Entitlements and short term thinking have a considerable impact on the world we live in today. This is especially true of the younger generation that have access to technology and ease in a way that previous generations could not relate.
With this mindset comes a bottom line mentality and a need for instant gratification. Internships are a great example of this issue as students not only avoid unpaid internships like the plague but demand opportunities to make money.
It is about having that money now and needing a tangible reward that can be utilized quickly. Although this new generation is the most entitled yet, for them to succeed in the real world it will require the same attributes that have been needed since the beginning of time.
A strong work ethic is still necessary for the vast majority of individuals to succeed and as we get older, we begin to understand the value of patience and seeing the bigger picture in life. While it is a hard sell to students, understanding the big picture of a well-designed internship is not only valuable for college applications but can pave the way for their future.
Before extolling the value of internships it is first important to define what an internship should look like. Internships should be about a hands-on, learning experience that introduces students to what life is like in a career of interest.
Internship Supervisors should be mentors, working with students on a particular task or reviewing results as opposed to simply offering up assignments with little interaction. The latter is an example of a job and the employee-employer relationship.
Internship Supervisors may pay students or they may not but regardless of payment the best Supervisors view the experience as an investment in the future. If the tasks of an internship involve real hands-on work with a committed mentor, the values are numerous and fruitful.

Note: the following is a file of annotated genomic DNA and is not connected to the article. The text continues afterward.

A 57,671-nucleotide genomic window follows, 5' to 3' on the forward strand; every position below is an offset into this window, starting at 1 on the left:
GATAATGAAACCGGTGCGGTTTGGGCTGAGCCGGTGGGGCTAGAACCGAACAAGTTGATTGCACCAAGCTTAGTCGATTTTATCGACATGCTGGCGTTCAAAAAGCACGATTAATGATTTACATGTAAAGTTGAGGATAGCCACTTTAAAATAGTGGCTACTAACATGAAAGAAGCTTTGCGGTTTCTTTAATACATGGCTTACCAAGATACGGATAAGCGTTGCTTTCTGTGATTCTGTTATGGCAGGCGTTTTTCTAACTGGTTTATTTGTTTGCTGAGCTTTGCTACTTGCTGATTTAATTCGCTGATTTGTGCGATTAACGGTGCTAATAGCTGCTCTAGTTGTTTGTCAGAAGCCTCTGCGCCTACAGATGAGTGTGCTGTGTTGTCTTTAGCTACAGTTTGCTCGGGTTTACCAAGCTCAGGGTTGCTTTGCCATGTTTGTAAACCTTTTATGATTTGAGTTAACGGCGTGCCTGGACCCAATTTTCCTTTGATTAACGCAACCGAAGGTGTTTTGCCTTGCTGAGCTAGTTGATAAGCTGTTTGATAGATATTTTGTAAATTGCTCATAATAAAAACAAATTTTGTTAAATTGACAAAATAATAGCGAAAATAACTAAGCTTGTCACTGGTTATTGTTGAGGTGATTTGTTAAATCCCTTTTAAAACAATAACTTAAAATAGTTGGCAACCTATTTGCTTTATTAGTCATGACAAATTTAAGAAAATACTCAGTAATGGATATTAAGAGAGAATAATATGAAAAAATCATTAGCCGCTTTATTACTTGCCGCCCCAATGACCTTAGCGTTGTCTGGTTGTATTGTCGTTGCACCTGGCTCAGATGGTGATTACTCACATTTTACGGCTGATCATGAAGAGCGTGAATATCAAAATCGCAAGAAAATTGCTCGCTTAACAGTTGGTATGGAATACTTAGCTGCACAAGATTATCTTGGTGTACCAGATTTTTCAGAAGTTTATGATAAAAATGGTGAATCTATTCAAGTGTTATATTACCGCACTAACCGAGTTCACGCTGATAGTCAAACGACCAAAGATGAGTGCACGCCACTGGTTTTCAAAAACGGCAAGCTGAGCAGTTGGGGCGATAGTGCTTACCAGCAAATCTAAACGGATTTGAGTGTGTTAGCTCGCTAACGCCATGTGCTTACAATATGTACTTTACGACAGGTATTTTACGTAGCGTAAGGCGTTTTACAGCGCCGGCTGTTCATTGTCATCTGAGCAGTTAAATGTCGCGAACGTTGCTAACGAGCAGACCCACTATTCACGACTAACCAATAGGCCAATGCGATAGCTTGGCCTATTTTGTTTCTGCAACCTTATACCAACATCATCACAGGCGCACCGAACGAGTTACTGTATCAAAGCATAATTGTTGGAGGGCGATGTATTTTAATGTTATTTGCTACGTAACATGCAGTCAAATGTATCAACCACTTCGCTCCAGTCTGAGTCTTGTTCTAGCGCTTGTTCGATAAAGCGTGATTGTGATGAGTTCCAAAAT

Of all the valuable tools and lessons that can be learned from an internship, an ability to explore a career of interest is perhaps the biggest benefit of an internship. Students tend to choose, at least initially, the same few careers that they know of.
The most common examples include lawyer, doctor and teacher but students do not have knowledge or access to the careers of tomorrow without internships. While exploring careers, the student also learns about workplace culture, language and what it takes to succeed not just in their field of interest but in general.
Along with the exploration of careers, students also have an opportunity to make valuable connections that can help them in the future. In a world of “it’s not what you know but who you know,” connections are pivotal for all individuals and especially students who do not have the luxury of years of experience to develop relationships. All of these aforementioned positives in obtaining an internship also help students get into college and develop a resume.
In the competitive world of the college application process, there is no substitute for real world experience. Students are able to list skills that they learned, tasks that they completed and can prove to their desired schools that they can balance school, family, a social life and an internship.
Admissions officers are painted a picture of a student with the time management skills that can thrive on the college campus, a necessary adjustment that can be harder than the academic rigors for many students. Best of all, after being accepted to college, these experiences can go a resume for opportunities at jobs, college-level internships, grad school applications, etc.
While the bottom line result isn’t always conceptualized by the student immediately, in time it is hard to argue against the many benefits of an internship. Perhaps if all students had the right internship with the right mentor, the entitlement mentality would cease to exist in the future.
That may be an idealistic and an unrealistic statement but student by student these kinds of opportunities can have a real impact on our future as a nation and as a society.